April 18, 2004 at 10:18 PM · OH, I'm so narrow-minded! I just realize you live in Malaysia. I have no clue if anything I just shared has any relevence where you live. You'll have to share a bit more about your desires and possibilities; I'm curious... :)

April 19, 2004 at 08:54 AM · Hi Emily,

Thank you for sharing your experience.

I was born and lived in Malaysia until I was 17. After that, I moved to Hong Kong for 2 years and then studied for my business degree for 3 years in Melbourne. Thereafter, I spent a year in Vancouver before returning to Malaysia again. I worked there for around 3 years as an auditor and tax consultant before decided to migrate to Australia.

So now here I am in Melbourne. One of the reasons for this move is to get more exposure in music and to somehow find a way to the music profession. I really wanted to study for a music degree back then, but it was strongly opposed by my parents and I had no way to finance myself. That's why I feel as if I owe it to myself to get a music degree. I still remember when I was studying business, I always went to the Music Faculty and played the piano in the practice room and get serounded by music students with admiration and jelousy.

I agree that doing a music degree is more of a self satisfaction than a career. Another less costly option is to take AMEB practical and theory exams up to professional level. This will probably take me another 3 to 4 years depending on my progress. But I get to keep my day job.

I'm going to take my final exam for Chartered Accountant. If I do choose to go for music, I will be in a similar position as you in that it will never be put to use. At one hand, I have a more secured future with accounting. At the other hand, I have what I really want to do in life.

Sure the first thought for most people is to say "go do what you love." But this is no way an easy decision...

Anyway, I'm sure there are much bigger problems in the world. So I'll just do my best and see what future brings.

April 19, 2004 at 09:55 AM · ahh, careers in music...

ok, you have a business background? Great! adding a music degree to that will open up a new range of jobs.

EG - Accountant/treasurer/company manager for an Orchestra/Opera Company/Ballet company. If you have a background in music, it is a great asset to the company because you know (and enjoy) what they are doing (plus you'll probably get cheap or free tickets to concerts). All companies need auditors, accountants etc etc, so if you had a music degree you would be in a better position to get the auditing/accountancy jobs for the music companies.

Or take up teaching. Accountancy is (so i hear) relatively well paid, and is predominantly 9-5. So why not take up the music degree, and once that's completed get some students and teach in the evenings and on weekends (doing what you love, sharing what you love and getting paid for it). In Western Australia the current rate is about $18 per half hour lesson.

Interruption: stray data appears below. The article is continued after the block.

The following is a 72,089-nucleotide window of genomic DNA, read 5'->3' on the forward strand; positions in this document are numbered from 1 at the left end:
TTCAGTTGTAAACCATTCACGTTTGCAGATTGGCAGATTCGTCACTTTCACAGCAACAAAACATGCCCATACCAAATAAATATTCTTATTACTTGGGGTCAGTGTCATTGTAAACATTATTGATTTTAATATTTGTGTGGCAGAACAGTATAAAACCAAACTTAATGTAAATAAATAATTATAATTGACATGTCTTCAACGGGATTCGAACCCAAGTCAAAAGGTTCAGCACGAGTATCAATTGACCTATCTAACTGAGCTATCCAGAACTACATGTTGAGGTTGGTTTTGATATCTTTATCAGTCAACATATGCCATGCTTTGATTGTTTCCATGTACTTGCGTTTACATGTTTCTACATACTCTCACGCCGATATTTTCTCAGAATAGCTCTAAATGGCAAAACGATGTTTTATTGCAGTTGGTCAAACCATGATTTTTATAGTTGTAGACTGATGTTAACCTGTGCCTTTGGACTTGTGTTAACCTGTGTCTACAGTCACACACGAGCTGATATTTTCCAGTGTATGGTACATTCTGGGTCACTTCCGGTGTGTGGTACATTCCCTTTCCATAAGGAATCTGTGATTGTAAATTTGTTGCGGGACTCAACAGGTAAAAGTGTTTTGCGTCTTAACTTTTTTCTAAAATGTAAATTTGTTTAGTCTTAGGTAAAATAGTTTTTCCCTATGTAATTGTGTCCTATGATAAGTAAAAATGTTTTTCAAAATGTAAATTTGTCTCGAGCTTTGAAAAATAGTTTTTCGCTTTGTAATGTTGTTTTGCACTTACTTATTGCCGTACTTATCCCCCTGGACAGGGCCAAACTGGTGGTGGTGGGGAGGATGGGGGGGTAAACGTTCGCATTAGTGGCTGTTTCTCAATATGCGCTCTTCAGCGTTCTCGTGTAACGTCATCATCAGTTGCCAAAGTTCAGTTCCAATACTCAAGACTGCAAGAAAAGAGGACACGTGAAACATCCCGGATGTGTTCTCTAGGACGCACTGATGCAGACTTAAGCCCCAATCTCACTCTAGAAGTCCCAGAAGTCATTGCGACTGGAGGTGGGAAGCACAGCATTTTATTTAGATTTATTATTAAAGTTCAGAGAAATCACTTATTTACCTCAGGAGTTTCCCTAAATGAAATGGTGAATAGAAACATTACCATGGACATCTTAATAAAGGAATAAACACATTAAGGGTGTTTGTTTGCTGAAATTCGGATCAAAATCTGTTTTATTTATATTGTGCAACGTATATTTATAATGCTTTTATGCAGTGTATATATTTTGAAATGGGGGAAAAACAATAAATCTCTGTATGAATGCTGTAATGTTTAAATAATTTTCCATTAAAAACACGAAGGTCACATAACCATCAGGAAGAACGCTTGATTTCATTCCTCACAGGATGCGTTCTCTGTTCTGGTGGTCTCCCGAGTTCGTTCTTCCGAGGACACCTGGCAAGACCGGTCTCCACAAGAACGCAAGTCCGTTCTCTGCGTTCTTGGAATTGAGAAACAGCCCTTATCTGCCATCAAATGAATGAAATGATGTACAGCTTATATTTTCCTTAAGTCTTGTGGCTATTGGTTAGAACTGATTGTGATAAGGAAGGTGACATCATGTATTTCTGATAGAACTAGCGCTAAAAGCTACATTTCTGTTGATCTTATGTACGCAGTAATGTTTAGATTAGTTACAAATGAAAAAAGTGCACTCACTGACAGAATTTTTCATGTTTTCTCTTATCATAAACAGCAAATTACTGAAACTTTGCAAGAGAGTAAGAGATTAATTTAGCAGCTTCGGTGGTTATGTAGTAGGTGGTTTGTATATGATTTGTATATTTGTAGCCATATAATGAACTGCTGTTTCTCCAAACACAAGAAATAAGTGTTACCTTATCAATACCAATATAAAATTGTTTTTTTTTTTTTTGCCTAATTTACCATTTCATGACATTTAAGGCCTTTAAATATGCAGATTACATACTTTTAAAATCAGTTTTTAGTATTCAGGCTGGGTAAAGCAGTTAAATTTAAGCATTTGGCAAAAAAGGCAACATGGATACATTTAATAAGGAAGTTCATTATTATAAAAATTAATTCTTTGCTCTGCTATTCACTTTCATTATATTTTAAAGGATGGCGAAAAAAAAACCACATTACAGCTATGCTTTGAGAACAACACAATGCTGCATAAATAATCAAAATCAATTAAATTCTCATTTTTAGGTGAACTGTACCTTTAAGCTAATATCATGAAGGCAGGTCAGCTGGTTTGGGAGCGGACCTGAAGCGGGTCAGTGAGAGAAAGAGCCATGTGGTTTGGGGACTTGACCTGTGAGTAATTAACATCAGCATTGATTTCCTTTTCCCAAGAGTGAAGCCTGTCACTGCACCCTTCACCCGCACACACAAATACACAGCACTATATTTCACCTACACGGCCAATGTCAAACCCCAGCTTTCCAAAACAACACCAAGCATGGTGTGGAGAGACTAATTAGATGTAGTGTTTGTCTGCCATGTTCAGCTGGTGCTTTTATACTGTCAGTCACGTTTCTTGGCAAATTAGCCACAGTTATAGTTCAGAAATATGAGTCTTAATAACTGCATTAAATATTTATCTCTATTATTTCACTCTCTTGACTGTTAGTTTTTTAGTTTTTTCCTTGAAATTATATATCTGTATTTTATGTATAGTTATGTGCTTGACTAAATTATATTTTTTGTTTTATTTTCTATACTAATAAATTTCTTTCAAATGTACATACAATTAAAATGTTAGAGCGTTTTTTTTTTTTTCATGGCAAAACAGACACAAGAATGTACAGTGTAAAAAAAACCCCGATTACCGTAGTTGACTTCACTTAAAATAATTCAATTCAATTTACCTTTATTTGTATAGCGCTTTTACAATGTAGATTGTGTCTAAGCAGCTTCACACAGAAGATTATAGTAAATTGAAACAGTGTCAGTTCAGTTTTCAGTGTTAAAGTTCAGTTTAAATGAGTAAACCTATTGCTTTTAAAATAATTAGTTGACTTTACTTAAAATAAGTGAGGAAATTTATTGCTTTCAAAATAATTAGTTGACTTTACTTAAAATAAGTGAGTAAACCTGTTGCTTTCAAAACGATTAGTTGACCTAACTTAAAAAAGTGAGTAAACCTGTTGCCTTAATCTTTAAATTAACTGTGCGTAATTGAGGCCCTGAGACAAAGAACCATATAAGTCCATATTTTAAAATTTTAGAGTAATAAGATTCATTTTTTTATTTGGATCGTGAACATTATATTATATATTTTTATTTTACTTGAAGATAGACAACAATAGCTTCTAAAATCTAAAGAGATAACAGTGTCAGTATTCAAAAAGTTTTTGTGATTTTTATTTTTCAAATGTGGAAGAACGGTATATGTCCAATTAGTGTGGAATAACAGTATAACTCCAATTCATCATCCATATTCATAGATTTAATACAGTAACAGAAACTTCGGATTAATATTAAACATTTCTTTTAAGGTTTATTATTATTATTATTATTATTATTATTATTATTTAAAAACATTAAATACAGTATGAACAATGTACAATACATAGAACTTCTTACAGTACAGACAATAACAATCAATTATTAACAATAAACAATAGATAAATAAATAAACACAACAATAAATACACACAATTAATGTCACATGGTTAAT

There are also a number of jobs available for other degrees - Law for example (Music Lawyers for bands, Record Companies, Distribution companies, etc), so just think creatively (you are a musician after all)


April 19, 2004 at 04:09 PM · I don't know if this is in Malaysia or not but its becoming really big in the medical, especially in neurological studies. I would sugguest music therapy not only are you teaching and performing your music but your also helping someone get better and its in the medical field so its a secure job. I have heard people in hospitals can make $11 an hour, but if you have your own practice you can make 65 to 70 an hour. I know alot of music therapist who are making $90,000 a year and they enjoy alot. They are able to perform their music and teach and as I mentioned help people, its a dream job for those who don't want to become doctors, afraid that it might take all their time away from their music.


April 20, 2004 at 06:06 AM · What is the difference between an accounting job in a music organisation and an accounting in a non-music organisation? This whole point is wanting to become a musician.

I guess if I do end up playing in an orchestra, I could offer to prepare tax returns for other musicians at a cheaper rate??

April 20, 2004 at 06:22 AM · Greetings,

William, sorry it bypasses the question of being a professional musician. But i would venture to suggest that there is a big difference between accounting in a non-musical versus musical organization. It is not just a question of opportunity, the chances to meet musicians, hear them rehearse, discuss problems, ask them questions and so forth. It also provides contacts for taking further steps towards your goal. Sometimes bigger ambitions can be approached better indirectly.